Monday, March 23, 2015

Why I Didn't Debut A Spring Menu This Past Week and A Day In The Life Of A Pastry Chef

Why I didn't debut a Spring Menu this past week.

1 - It was snowing on the first day of Spring
2 - The ground is still frozen
3 - I live in USDA Plant Hardiness Zone 5b, and our area farms are located mostly in  Zones 5a, 6b, or 6a (conversely, many are located in 4b and 4a...the lower the number the shorter the growing season - Napa, for example, is in Zone 9a - their average extreme low temperature is 20-25 F - 25 F was our high temperature today. Zone 9a's last frost date is typically in the beginning of March. Ours is typically in mid to late May)
4 - I cannot goto the farmers market and pick up a quart of strawberries
5 - We are still getting in some incredible winter produce
6 - At the restaurant, we cannot leave the side door - located at the end of our kitchen's line - open all day without being too cold.
7 - Even though our purveyors taunt me with their spring produce (from who knows where) availability, I am trying to have a spine and wait until it is actually in season locally. 




Thursday 
I arrive typically between 7 and 8:30 in the morning, depending on my work load and what kind of bread I am going to make that day. By the time I arrive at work I am about to finish my second cup of coffee.  When I walk in the door the first thing I do is turn the hoods, ovens, and dishwasher on - and I fill the first sink with hot soapy water, in anticipation of dishes I will make that need soaking. I head down to the basement and put my jacket and bag away. I wipe down my station and go grab my dough. I keep my dough bin (tightly wrapped) in a soffit below the stairwell to the second floor cocktail lounge. This seems to be a good temperature for slow fermentation. If I keep it at my station in the basement, often times it will not ferment enough by the second day (it stays pretty fucking cold in the basement). Today I am making focaccia - and I prepped some toppings for it last night. I turn the dough out on my bench and scale it for 1/2 sheet pans. I pat it out, load it up with toppings (I recognize that the focaccia I make is...unusual in its quantity of toppings, but I want to have a lot of everything on my slice when I get some focaccia...so...load it up!), and throw them in the one oven I have not yet turned on. The pilot light provides enough heat to proof the bread in an hour or so. In that time I clean up my station (this dough is WET and STICKY and makes quite a mess) and then go into the walk in to count my desserts to get an idea of what I will be doing today.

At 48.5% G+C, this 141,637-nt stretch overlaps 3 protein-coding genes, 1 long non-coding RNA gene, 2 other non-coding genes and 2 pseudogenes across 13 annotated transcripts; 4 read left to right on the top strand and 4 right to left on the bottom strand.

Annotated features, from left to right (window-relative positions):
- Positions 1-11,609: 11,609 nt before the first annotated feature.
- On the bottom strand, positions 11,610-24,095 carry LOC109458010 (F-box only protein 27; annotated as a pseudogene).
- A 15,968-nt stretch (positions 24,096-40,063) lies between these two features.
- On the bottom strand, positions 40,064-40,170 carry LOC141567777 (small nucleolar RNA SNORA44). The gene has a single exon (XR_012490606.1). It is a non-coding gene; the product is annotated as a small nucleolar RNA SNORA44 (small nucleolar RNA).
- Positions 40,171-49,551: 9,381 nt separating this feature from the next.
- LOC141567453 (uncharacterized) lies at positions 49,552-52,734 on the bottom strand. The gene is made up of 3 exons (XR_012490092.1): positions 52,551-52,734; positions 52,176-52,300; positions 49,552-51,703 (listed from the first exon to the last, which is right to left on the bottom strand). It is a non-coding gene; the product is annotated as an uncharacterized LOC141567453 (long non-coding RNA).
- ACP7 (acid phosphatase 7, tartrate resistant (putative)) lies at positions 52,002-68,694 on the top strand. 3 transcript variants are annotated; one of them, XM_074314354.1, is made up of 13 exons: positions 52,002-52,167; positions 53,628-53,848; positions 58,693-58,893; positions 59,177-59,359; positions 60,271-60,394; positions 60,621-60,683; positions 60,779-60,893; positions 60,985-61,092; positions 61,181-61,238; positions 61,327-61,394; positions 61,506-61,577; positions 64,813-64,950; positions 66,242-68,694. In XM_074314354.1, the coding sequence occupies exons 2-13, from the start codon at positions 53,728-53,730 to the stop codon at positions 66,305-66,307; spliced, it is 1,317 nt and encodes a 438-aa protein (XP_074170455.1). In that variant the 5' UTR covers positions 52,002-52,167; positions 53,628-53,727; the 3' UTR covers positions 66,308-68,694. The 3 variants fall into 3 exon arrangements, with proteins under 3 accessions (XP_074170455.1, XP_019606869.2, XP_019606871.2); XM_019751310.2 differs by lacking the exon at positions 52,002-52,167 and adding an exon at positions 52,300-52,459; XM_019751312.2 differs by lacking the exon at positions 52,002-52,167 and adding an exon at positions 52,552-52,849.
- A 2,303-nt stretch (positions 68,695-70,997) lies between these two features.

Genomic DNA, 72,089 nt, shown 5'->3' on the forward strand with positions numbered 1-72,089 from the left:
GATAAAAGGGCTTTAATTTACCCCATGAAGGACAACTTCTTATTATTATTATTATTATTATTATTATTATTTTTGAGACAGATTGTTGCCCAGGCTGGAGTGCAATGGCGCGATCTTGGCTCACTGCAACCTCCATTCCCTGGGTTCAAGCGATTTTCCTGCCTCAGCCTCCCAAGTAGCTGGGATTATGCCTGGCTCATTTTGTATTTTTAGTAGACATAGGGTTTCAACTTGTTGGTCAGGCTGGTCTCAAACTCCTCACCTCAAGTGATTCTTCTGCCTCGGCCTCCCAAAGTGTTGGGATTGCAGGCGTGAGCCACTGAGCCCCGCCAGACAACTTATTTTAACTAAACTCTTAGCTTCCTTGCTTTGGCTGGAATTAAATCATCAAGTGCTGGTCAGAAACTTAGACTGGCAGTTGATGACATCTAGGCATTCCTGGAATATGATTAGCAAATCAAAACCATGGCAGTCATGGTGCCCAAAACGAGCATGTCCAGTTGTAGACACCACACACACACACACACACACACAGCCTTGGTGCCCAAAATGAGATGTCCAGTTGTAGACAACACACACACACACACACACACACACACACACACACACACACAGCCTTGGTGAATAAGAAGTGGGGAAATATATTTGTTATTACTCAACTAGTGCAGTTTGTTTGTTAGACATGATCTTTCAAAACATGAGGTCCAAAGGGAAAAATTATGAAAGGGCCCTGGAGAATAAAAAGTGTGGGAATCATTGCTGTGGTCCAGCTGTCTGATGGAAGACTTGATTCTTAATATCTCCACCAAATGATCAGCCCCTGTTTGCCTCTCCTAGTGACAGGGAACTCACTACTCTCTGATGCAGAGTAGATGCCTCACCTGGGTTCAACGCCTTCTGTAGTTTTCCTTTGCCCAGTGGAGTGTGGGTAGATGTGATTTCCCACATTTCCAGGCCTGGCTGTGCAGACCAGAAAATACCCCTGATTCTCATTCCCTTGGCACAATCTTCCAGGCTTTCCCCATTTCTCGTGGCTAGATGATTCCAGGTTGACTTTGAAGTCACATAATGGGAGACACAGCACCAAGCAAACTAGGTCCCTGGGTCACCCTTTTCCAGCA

I hear someone shout 'Hello' from the first floor - so I head on up. Adventures in Food is here with our order. I check it over and then quickly put it away. Back to the walk in. Seems like I have enough cheesecake to get through tonight, but definitely not tomorrow. Since the recipe I use takes about 24 hours start to finish, I will have to make more today. The same seems to apply to the olive oil cake that I am featuring this week. Enough for today, but not tomorrow. This particular cake is better on the second day than the first - so on the prep list it goes.